I am a philosopher of science, logic, language and human thought. I moved to Astana from Helsinki, Finland and Tallinn, Estonia, where I was professor of philosophy and professor of semiotics for a number of years. I have also had visiting positions at universities in China and Korea.

My research interests span from scientific method to human mind and their histories. Methods of philosophy and analysis can help us discover new and unforeseen aspects of how we reason, how the world works, and what makes everything to be the way it is. These methods themselves have to be discovered and developed. That is where the stuff we call logic comes in.

C. S. Peirce once wrote that “The world hates sound reasoning as a child hates medicine” (1910). There is still much work to be done to have the world reason in a good way.­­ This task is shared by science, philosophy, and liberal arts education at all levels. And it is the task I am committed to.

At Nazarbayev University, I teach courses on Logic, Philosophy of Language, Philosophy of Physics, and Critical Reasoning. I have also taught courses on Integrated History and Philosophy of Science and Technology; Pragmatism and American Philosophy; Peirce’s Thought; Philosophy of Mind and Cognitive Science, Game Theory; Artificial Intelligence; Theory of Signs; Scenario Planning and Futures Studies. I am available for consultation on these topics.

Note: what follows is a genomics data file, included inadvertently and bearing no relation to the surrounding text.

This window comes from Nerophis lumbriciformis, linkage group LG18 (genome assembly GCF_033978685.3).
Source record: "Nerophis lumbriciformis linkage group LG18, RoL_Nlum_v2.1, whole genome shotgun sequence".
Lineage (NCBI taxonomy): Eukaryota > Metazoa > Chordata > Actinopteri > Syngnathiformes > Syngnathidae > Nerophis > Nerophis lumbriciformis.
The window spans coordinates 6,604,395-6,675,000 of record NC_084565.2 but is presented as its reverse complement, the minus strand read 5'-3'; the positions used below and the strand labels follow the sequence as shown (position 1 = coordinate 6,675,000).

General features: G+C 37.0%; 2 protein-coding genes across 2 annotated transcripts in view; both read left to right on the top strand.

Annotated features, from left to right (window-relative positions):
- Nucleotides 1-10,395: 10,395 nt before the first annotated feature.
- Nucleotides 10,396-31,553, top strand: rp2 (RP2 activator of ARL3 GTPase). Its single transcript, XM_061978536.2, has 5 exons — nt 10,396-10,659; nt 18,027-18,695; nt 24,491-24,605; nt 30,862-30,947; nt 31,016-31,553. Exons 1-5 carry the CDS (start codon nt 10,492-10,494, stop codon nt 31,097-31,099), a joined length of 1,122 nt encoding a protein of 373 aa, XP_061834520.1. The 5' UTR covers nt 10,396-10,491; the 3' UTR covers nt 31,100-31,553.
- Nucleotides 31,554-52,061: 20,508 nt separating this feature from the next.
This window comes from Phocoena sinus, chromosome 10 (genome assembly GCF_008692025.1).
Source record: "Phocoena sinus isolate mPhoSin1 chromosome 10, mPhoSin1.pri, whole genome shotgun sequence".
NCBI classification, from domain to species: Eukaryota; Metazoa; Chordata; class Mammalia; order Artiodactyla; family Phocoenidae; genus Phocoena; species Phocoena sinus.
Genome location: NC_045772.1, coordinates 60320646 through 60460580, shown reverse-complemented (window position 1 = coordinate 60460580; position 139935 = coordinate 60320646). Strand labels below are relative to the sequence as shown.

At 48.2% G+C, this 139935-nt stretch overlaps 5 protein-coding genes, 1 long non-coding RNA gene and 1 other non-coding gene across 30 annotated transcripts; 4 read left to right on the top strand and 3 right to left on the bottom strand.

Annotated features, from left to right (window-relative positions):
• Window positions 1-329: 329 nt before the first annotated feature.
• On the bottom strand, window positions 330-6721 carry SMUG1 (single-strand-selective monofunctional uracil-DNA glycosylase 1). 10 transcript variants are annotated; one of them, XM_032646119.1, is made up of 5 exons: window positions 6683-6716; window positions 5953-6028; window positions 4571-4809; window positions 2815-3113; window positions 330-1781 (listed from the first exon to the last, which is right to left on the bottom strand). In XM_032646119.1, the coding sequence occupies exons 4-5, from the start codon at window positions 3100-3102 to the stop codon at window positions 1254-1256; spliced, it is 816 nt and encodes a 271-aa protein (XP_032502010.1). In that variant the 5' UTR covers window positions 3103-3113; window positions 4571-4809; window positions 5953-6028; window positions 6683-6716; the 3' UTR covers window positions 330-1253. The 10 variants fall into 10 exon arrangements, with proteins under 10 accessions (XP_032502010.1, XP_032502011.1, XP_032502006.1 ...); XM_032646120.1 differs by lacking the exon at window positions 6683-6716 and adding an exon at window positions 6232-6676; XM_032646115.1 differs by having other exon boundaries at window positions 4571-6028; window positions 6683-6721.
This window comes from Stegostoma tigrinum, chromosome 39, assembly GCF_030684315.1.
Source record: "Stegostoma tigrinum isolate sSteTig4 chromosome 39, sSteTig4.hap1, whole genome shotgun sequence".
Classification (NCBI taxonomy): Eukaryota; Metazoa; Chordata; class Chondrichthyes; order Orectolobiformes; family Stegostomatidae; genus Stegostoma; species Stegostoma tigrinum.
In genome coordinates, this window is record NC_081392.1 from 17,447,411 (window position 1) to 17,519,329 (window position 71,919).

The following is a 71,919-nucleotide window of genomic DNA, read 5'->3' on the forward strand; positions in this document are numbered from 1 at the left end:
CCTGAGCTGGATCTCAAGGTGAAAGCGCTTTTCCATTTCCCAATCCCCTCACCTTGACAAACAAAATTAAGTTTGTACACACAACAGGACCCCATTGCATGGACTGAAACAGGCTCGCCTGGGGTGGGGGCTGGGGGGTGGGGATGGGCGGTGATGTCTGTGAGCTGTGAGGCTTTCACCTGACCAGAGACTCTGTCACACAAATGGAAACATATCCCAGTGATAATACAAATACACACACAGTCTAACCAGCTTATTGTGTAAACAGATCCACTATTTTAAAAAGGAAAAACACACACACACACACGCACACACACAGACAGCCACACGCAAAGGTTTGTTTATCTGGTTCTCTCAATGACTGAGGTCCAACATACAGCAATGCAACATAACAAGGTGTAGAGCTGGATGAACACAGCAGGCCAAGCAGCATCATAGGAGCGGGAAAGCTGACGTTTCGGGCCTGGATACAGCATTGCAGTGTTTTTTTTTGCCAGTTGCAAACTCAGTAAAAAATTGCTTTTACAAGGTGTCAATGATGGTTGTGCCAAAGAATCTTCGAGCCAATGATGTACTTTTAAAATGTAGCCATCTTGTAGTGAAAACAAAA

Currently I am completing a large edition on Peirce’s unpublished writings on his theory of existential graphs (Logic of the Future). Let me know in case you are interested in that.


Recent Publications:

Ma, M. & Pietarinen, A.-V. (in press). Let us investigate! Dynamic Conjecture-Making as the Formal Logic of Abduction, Journal of Philosophical Logic, in press.

We present a dynamic approach to Peirce’s original construal of abductive logic as a logic of conjecture making, and provide a new decidable, contraction-free and cut-free proof system for the dynamic logic of abductive inferences with neighbourhood semantics. Our formulation of the dynamic logic of abduction follows the philosophical and scientific track that led Peirce to his late, post-1903 characterization of abductive conclusions as investigands, namely invitations to investigate propositions conjectured at the level of pre-beliefs.

Bellucci, F., Moktefi, A., and Pietarinen, A.-V. (in press). Simplex sigillum veri: Peano, Frege, and Peirce on the Primitives of Logic, History and Philosophy of Logic, in press.

Pietarinen, A.-V. & Bellucci, F. (in press). Assertion and Denial: A Contribution from Logical NotationsJournal of Applied Logics, http://dx.doi.org/10.1016/j.jal.2017.01.001.

We show that while Frege’s notation has an ad hoc sign of assertion and an ad hoc sign of negation, Peirce has a sign of assertion which is also a sign of logical conjunction, and a sign of scope which is also a sign of negation.

Ma, M. & Pietarinen, A.-V. (in press). Gamma Graph Calculi for Modal Logics, Synthese. https://doi.org/10.1007/s11229-017-1390-3.